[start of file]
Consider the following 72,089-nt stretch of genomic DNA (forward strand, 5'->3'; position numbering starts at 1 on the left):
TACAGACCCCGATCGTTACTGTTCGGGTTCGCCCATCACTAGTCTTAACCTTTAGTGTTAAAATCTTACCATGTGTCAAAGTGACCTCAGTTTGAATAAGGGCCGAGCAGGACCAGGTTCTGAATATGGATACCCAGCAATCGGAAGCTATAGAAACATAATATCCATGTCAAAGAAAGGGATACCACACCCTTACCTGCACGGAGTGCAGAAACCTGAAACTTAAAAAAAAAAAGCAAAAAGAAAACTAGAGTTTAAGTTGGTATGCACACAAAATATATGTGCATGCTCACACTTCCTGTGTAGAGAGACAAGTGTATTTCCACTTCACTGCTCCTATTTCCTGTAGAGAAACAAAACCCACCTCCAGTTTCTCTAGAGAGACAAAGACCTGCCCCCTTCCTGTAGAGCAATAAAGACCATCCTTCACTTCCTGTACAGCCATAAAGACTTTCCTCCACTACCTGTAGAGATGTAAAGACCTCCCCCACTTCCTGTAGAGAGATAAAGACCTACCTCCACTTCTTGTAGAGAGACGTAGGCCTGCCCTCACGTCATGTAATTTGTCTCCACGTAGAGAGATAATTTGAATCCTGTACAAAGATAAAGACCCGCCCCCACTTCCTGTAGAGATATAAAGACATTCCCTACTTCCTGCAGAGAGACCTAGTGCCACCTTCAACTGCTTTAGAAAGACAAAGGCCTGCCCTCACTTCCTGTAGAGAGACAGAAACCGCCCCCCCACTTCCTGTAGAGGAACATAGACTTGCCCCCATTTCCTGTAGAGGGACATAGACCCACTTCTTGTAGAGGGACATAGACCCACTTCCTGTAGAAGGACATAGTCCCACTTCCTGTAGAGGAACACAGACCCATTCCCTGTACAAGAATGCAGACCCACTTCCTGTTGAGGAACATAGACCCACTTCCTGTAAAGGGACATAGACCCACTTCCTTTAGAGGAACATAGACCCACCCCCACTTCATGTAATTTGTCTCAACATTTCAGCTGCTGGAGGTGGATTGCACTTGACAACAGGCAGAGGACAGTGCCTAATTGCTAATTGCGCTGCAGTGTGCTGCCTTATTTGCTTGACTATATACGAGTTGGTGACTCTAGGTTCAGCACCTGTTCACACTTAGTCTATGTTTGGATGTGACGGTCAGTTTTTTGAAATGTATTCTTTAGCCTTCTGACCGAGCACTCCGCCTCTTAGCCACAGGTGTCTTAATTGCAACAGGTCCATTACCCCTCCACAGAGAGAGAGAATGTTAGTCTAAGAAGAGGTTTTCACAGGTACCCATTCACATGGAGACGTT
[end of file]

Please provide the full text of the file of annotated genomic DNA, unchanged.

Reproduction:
Consider the following 72,089-nt stretch of genomic DNA (forward strand, 5'->3'; position numbering starts at 1 on the left):
TACAGACCCCGATCGTTACTGTTCGGGTTCGCCCATCACTAGTCTTAACCTTTAGTGTTAAAATCTTACCATGTGTCAAAGTGACCTCAGTTTGAATAAGGGCCGAGCAGGACCAGGTTCTGAATATGGATACCCAGCAATCGGAAGCTATAGAAACATAATATCCATGTCAAAGAAAGGGATACCACACCCTTACCTGCACGGAGTGCAGAAACCTGAAACTTAAAAAAAAAAAGCAAAAAGAAAACTAGAGTTTAAGTTGGTATGCACACAAAATATATGTGCATGCTCACACTTCCTGTGTAGAGAGACAAGTGTATTTCCACTTCACTGCTCCTATTTCCTGTAGAGAAACAAAACCCACCTCCAGTTTCTCTAGAGAGACAAAGACCTGCCCCCTTCCTGTAGAGCAATAAAGACCATCCTTCACTTCCTGTACAGCCATAAAGACTTTCCTCCACTACCTGTAGAGATGTAAAGACCTCCCCCACTTCCTGTAGAGAGATAAAGACCTACCTCCACTTCTTGTAGAGAGACGTAGGCCTGCCCTCACGTCATGTAATTTGTCTCCACGTAGAGAGATAATTTGAATCCTGTACAAAGATAAAGACCCGCCCCCACTTCCTGTAGAGATATAAAGACATTCCCTACTTCCTGCAGAGAGACCTAGTGCCACCTTCAACTGCTTTAGAAAGACAAAGGCCTGCCCTCACTTCCTGTAGAGAGACAGAAACCGCCCCCCCACTTCCTGTAGAGGAACATAGACTTGCCCCCATTTCCTGTAGAGGGACATAGACCCACTTCTTGTAGAGGGACATAGACCCACTTCCTGTAGAAGGACATAGTCCCACTTCCTGTAGAGGAACACAGACCCATTCCCTGTACAAGAATGCAGACCCACTTCCTGTTGAGGAACATAGACCCACTTCCTGTAAAGGGACATAGACCCACTTCCTTTAGAGGAACATAGACCCACCCCCACTTCATGTAATTTGTCTCAACATTTCAGCTGCTGGAGGTGGATTGCACTTGACAACAGGCAGAGGACAGTGCCTAATTGCTAATTGCGCTGCAGTGTGCTGCCTTATTTGCTTGACTATATACGAGTTGGTGACTCTAGGTTCAGCACCTGTTCACACTTAGTCTATGTTTGGATGTGACGGTCAGTTTTTTGAAATGTATTCTTTAGCCTTCTGACCGAGCACTCCGCCTCTTAGCCACAGGTGTCTTAATTGCAACAGGTCCATTACCCCTCCACAGAGAGAGAGAATGTTAGTCTAAGAAGAGGTTTTCACAGGTACCCATTCACATGGAGACGTT